The judge in the Kobe Bryant rape case Friday refused a request to delay the start of the trial, setting up a critical decision for prosecutors as to whether they should now drop the felony charge against the basketball star.

Colorado Judge W. Terry Ruckriegle ruled that there is no legal basis for the motion filed by the prosecution this week asking for an "indefinite" delay of the trial date. Jury selection for the criminal trial is to open Aug. 27. But the judge sided with prosecutors in two other rulings relating to the woman's medical history and her use of alcohol and drugs.

In one ruling, Ruckriegle denied defense requests to admit evidence about two purported suicide attempts by the victim before her encounter with Bryant and about her use of prescription medications. In the other ruling, he granted prosecution requests to limit testimony about the woman's medical and mental health history and any drug and alcohol use, wire services reported.

District Attorney Mark Hurlbert's office did not respond Friday to the judge's decision. The prosecutor argued in his motion seeking a delay that potential jurors may have been prejudiced by the public release of court documents that might be used to impeach the credibility of the woman who has accused Bryant of rape.

Beyond that, several recent rulings have undermined the prosecution's case against Bryant. A key reversal was the judge's decision last month that evidence can be presented suggesting that Bryant's accuser may have had sex with other men shortly before and after her encounter with Bryant.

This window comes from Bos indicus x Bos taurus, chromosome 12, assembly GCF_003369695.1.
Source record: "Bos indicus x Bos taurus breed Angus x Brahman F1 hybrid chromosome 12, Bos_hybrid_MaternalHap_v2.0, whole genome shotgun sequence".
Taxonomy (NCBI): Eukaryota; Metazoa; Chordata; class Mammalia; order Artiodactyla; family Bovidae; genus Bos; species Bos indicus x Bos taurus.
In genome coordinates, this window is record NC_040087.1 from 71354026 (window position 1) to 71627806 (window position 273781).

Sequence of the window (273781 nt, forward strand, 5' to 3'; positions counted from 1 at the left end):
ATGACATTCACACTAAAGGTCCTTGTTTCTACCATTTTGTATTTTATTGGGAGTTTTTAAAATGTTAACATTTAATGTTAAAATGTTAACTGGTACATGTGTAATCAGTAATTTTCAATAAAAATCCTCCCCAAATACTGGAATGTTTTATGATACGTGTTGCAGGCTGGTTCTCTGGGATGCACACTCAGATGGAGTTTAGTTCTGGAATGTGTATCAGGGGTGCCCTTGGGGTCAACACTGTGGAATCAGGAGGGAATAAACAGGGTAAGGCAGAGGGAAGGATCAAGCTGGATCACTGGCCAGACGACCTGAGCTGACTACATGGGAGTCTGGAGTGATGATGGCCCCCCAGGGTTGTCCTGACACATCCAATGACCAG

Mistakes by the court staff have made public private information about the accuser, prompting an angry letter of complaint to the judge from the woman's father. All of that has prompted speculation in the legal community here that Hurlbert might drop the charges against Bryant, or that the alleged victim might decide not to proceed with a criminal case.

If the criminal charge goes to trial, she will have to testify and face cross-examination about some of her sexual history. Bryant's attorneys have made it clear for months that their chief strategy at the trial will be an aggressive attack on her credibility and morality. The accuser, 20, this week filed a civil suit against Bryant.

Unlike a criminal trial, that suit could be settled privately, with no court appearances required.

"With all the recent developments that have undermined the prosecution's case, the D.A. clearly has to decide now whether it is worth the trouble to go ahead with a felony trial," Craig Silverman, a defense lawyer and former prosecutor in Denver, said recently. "It is not unthinkable that they would conclude the best course is to drop the case."

Before Friday's ruling on the motion to delay, prosecutors had said repeatedly that they intend to take the case to trial and that the alleged victim is ready to testify.

She was a desk clerk at a Rocky Mountain resort last summer when Bryant checked in. Both Bryant and the woman agree that he invited her to his room, and sexual intercourse ensued. He says it was consensual. She told police that the Los Angeles Lakers' star gripped her by the neck, bent her over a chair and violated her as she cried, "No."

If convicted, Bryant faces years of strictly supervised probation or four years to life in prison.

His new $136 million contract with the Lakers would be voided by a felony conviction.

Judge W. Terry Ruckriegle ruled there was no legal basis for the delay.